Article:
if (!JFXPanel.firstPanelShown) {
    if (paramAnonymousBoolean)

  public void exitCalled()

The problem is, if you are using only a little bit of JavaFX in your application, then the idle(boolean) method never does anything (because firstPanelShown == false), which prevents the listener from getting removed, which prevents the JavaFX Toolkit from shutting down... which means you have to shut it down manually.

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  • That makes sense, it won't help when the application is deployed. I've already seen JavaFX application terminate but it is still running actively in the background via the NetBean task-status. While it is running (or active). You can't delete the JAR or re-start the application without a reboot! – will Jun 27 '14 at 10:52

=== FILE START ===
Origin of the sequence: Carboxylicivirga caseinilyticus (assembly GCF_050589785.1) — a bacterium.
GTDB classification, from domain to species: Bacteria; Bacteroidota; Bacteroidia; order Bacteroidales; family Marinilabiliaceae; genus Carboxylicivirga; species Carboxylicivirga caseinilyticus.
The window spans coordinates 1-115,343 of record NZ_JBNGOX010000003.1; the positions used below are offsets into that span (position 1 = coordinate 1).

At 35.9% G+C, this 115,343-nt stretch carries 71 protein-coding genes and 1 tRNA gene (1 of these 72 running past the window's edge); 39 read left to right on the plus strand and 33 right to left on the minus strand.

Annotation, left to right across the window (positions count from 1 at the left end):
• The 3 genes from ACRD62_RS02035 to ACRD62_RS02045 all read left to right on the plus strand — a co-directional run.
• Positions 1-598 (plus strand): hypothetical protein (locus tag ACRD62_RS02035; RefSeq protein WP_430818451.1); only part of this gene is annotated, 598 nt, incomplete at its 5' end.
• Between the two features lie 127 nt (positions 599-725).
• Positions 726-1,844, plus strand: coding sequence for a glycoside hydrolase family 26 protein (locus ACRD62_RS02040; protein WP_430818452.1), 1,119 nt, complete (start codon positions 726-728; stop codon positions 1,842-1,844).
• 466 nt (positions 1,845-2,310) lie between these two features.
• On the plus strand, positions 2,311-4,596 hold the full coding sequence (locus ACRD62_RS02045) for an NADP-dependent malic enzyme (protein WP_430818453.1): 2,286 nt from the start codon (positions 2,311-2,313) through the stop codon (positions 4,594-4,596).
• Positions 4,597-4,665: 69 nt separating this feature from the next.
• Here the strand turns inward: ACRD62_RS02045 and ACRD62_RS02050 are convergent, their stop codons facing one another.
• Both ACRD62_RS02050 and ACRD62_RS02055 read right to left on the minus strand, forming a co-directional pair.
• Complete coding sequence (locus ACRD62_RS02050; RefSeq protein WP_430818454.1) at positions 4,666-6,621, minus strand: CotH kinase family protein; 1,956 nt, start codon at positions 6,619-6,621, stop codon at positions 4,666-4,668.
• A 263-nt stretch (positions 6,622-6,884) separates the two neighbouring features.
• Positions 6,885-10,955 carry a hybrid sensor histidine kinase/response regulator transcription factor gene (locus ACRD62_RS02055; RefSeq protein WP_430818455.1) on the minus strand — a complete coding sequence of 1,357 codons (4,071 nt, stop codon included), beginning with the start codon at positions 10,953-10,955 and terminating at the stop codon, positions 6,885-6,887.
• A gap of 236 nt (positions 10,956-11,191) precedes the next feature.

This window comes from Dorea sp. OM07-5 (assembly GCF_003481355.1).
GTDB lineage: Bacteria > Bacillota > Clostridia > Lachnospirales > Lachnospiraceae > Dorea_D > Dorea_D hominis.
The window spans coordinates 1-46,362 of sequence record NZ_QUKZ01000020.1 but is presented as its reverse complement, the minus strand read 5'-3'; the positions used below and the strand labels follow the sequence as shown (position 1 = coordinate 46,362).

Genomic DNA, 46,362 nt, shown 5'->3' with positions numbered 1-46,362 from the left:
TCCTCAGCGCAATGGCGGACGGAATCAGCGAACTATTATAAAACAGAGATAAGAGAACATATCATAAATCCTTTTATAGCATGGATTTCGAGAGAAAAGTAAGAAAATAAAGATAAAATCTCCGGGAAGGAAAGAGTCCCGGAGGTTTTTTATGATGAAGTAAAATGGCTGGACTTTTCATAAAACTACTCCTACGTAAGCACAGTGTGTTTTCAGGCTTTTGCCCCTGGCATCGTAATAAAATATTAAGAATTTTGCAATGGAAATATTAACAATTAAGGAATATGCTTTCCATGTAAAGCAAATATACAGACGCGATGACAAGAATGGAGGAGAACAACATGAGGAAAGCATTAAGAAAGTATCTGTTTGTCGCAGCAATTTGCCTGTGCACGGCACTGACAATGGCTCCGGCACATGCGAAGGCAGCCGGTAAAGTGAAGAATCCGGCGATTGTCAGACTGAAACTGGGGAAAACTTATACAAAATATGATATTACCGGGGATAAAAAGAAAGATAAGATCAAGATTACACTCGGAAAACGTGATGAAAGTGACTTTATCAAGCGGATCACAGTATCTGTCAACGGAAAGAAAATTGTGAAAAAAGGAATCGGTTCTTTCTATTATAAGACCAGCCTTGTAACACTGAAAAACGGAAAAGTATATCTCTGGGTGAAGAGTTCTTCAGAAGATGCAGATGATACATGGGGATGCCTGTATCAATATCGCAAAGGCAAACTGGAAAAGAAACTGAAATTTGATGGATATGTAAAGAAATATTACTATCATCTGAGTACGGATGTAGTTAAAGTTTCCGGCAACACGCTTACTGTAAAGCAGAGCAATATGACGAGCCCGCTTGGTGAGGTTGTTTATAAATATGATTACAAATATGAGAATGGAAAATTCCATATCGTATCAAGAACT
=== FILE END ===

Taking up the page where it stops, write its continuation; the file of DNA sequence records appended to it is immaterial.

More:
• Relying on com.sun methods is not something I would want to do. Especially not considering OpenJDK, and/or Java 9. – Simon Forsberg Dec 24 '15 at 0:21
  • I have read this ranting meta answer of yours and thought your hard work should not go uncredited. So, I am doing all I can: +1 :-) – Sнаđошƒаӽ Feb 3 '16 at 9:51
  • Throws java.lang.IllegalStateException: Toolkit has exited – shinzou Sep 13 '16 at 19:19
  • @kuhaku it's entirely possible this answer is obsolete, that can happen when you make internal, undocumented API calls :-/ – durron597 Sep 13 '16 at 22:22

Your main function does not belong to the JavaFx Application object and i think that your program never eneter application thread loop.

It seems you should do:

public class SOTestFX extends Application {
    public static void main(String[] args) {
    public void start(Stage stage) throws Exception {
        // Do stuff here to show your stage or whatever you want;
        // This will be called on the JavaFX thread
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  • 1